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How Are Cybercriminals Sneaking Past Malware Detection Tools?

How Are Cybercriminals Sneaking Past Malware Detection Tools?

September 27, 2021 | Alexa Hernandez

In keeping with the latest rise of encryption attacks, Google’s Threat Analysis Group (TAG) have just uncovered a new technique threat actors can employ to sneak malware, adware, and other malicious software past trusted malware detection tools.

Users of Windows Internet Information Services (IIS), a Microsoft Windows web server, are being targeted with false notifications warning of an expired certificate that encourages users to download the malicious fake installer. How is this possible, and what can you do to protect your organization from these kinds of attacks?

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Neel Mehta, Google researcher, has surmised that the cybercriminals are able to trick Microsoft’s malware detection by means of a software code-signing certificate from a legitimate certificate authority. It creates signatures Windows will accept as valid, but that can’t be inspected by OpenSSL code security tools.

The phony security notification tells users that they have to “update a security certificate” and then installs malware disguised as Virus Total, which is signed with a DigiCert certificate.

What is really being installed? TVRAT, also known as TeamSpy and Team Viewer RAT, a malware that grants its installers complete remote access to the infected machine. Attackers have been using stolen digital certificates to evade malware detection tools for a while now, for example in the recent SolarWinds attack.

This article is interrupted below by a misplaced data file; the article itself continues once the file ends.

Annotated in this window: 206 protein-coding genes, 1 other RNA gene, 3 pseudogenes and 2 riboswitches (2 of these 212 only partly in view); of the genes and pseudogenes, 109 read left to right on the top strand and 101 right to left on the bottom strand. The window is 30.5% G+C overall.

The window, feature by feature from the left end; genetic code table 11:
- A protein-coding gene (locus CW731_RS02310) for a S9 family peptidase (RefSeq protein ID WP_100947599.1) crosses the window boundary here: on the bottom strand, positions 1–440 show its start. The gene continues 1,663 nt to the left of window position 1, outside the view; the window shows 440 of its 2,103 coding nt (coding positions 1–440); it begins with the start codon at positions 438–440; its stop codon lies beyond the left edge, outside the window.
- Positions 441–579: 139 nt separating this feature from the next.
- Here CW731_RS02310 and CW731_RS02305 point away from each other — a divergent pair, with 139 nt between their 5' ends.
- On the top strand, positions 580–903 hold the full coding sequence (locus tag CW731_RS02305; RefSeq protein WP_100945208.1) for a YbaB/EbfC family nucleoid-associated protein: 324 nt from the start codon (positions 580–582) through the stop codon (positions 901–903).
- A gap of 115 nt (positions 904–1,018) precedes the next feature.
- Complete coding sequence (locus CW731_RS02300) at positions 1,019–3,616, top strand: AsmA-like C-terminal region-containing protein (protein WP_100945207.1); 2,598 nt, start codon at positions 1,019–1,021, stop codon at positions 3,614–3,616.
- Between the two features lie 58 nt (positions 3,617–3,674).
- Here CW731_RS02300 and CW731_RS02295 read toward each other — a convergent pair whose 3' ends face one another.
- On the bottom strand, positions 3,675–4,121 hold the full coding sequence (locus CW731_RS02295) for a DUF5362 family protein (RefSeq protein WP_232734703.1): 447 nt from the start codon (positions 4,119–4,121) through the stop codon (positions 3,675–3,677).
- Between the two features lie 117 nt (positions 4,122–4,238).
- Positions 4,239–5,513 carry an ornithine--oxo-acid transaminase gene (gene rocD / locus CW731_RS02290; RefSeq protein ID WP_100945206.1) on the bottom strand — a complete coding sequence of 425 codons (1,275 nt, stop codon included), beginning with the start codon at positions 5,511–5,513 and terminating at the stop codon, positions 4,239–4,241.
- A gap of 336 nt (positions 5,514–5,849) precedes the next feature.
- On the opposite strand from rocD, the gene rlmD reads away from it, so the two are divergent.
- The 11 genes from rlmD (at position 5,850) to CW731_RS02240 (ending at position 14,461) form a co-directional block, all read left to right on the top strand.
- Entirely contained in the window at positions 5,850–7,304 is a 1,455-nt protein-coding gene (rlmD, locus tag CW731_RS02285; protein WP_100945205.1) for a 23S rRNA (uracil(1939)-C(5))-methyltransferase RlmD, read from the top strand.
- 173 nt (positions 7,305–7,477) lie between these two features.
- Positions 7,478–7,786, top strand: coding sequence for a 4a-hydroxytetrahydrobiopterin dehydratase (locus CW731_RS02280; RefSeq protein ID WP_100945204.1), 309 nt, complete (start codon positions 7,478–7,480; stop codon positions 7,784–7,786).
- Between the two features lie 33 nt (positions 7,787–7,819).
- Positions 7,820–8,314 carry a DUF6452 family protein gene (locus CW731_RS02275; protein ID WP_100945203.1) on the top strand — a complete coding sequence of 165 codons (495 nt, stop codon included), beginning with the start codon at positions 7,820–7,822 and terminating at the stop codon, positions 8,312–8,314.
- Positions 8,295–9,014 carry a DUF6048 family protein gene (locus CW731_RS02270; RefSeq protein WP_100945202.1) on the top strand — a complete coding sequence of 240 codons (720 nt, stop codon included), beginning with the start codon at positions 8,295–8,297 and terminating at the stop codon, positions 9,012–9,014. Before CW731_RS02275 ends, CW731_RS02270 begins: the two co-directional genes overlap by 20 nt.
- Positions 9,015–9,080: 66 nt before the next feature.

In this instance, the cybercriminals are using a deliberately distorted signature that OpenSSL-based security products cannot decode. Neel Mehta said, "Security products using OpenSSL to extract signature information will reject this encoding as invalid. However, to a parser that permits these encodings, the digital signature of the binary will otherwise appear legitimate and valid." 

Google TAG reported the issue to Microsoft because, as Mehta points out, the Windows operating system treats it as valid.

How can I keep my network secure?

One of the biggest steps your organization can take to protect your machine identities is to automate your certificate management strategy. How? Venafi Trust Protect Platform allows complete visibility into your network, allowing you to immediately identify and react to potential threats!

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About the author

Alexa Hernandez
Alexa Hernandez

Alexa is the Web Marketing Specialist at Venafi.

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